“We are in the desert because we have been invited there.”

—Fr. Jeffrey Kirby, Reflection for the First Sunday of Lent


My brother-in-law died a few weeks ago, rather suddenly. Saddened by this loss and dealing with the void that is now present in all of our lives since his passing, I could especially identify with Gospel on the First Sunday of Lent about Jesus in the desert. This Lent, in particular, I find myself in my own desert experience.

Life’s desert seasons come in many forms. The loss of a loved one. A prolonged illness. Being stuck in a job and finding no fulfillment. A rebellious child. A troubled marriage. An addiction. These can all be deserts. 

There can be deserts of the spiritual kind, too. We all have those times when we feel stale, lifeless, unproductive; when prayer seems like a struggle and we don’t feel God’s presence in our life. 

When we are in the desert, it can feel like God’s not doing anything or that he’s set us aside and is not paying attention. Or maybe we think that it’s our fault—that we are just not up to the spiritual task somehow. 

But God is always at work. He uses our desert experiences in many ways. St. Faustina once mentioned in her diary that there were times when she sought the Lord with all of her heart, yet He would remain silent. In doing so, she said, He was drawing her deeper. 

Scripture also reminds us of this fact: 

And you shall remember all the way which the Lord your God has led you these forty years in the wilderness, that he might humble you, testing you to know what was in your heart, whether you would keep his commandments, or not. And he humbled you and let you hunger and fed you with manna, which you did not know, nor did your fathers know; that he might make you know that man does not live by bread alone, but that man lives by everything that proceeds out of the mouth of the Lord. Your clothing did not wear out upon you, and your foot did not swell, these forty years. Know then in your heart that, as a man disciplines his son, the Lord your God disciplines you. So you shall keep the commandments of the Lord your God, by walking in his ways and by fearing him.” 

—Deuteronomy 8:2-6

As we read these words from Scripture we can recognize what the desert does for us. It humbles us. It reveals what is in our hearts. It disciplines us and helps us to revere the LordFather Jeffrey Kirby, in the Good Catholic series A Holy Lent, points out that we go to the desert during Lent because we are invited there. 

What a beautiful reminder this is: that Holy Mother Church, in her wisdom, accompanies us to the desert each Lent. She understands what it is that we can learn there. She knows that God has placed in our human hearts a desire to know ourselves so that we can truly discover our need for Him.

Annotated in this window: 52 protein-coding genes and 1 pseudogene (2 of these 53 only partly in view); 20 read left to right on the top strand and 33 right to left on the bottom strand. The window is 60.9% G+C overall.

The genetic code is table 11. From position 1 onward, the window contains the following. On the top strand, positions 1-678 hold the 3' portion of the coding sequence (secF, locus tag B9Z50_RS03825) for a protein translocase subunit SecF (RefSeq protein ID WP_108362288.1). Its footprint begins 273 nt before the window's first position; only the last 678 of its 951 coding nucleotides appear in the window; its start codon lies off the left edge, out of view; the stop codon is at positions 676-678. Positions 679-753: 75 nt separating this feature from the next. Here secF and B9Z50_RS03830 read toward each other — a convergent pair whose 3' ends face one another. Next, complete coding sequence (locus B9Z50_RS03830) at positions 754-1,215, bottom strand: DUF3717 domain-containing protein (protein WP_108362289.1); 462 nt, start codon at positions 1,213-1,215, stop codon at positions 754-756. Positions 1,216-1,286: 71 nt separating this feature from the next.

During her Lenten liturgy and with her teaching and the Sacraments, the Church brings us to the place where Our Lord is. After all, He is the only true consolation in the desert. He is Emmanuel (God with us) who accompanies us in grief,  ministers to us when we are lost or feel alone, feeds us when we need nourishment. 

When Lent is over and we have traveled from the desert to the glory of the Easter Resurrection, the Church rejoices with us.

But today, while we are in the midst of this Lenten journey, let us remember that Jesus summons us to the desert. He awaits us there. He does not demand anything from us, but simply asks us to surrender our cares and concerns to Him. 

Let us go to Him in our hearts, regardless of how busy or burdened we are, regardless of whether we feel close to Him or not, knowing that the desert is a place of deep encounter, not of superficial escape. It is a place where we come to Him empty-handed so that He might fill us.

Questions for Quiet Reflection:

Today prayerfully consider the following questions. 

Take one or all of them, or pray about something else, but in any case: spend some quiet time with the Lord today.

What does it mean for me today to be in the desert with Our Lord? 

In what way might I unite my current suffering with Christ’s suffering? Have I failed to unite my suffering with Christ’s, so that I can grow in holiness? How can I do that better this Lent?

Are my hands empty during prayer so that I can ask Our Lord to fill them, or are they full of things I want from Him?  

When I want to feel better, where do I seek consolation? Do I truly long for the solace that only He can bring or do I search for consolation in the things of this world?

(This article is from the Good Catholic series, A Holy Lent.  It is not too late to sign-up.  To view this and other Good Catholic series, click here.)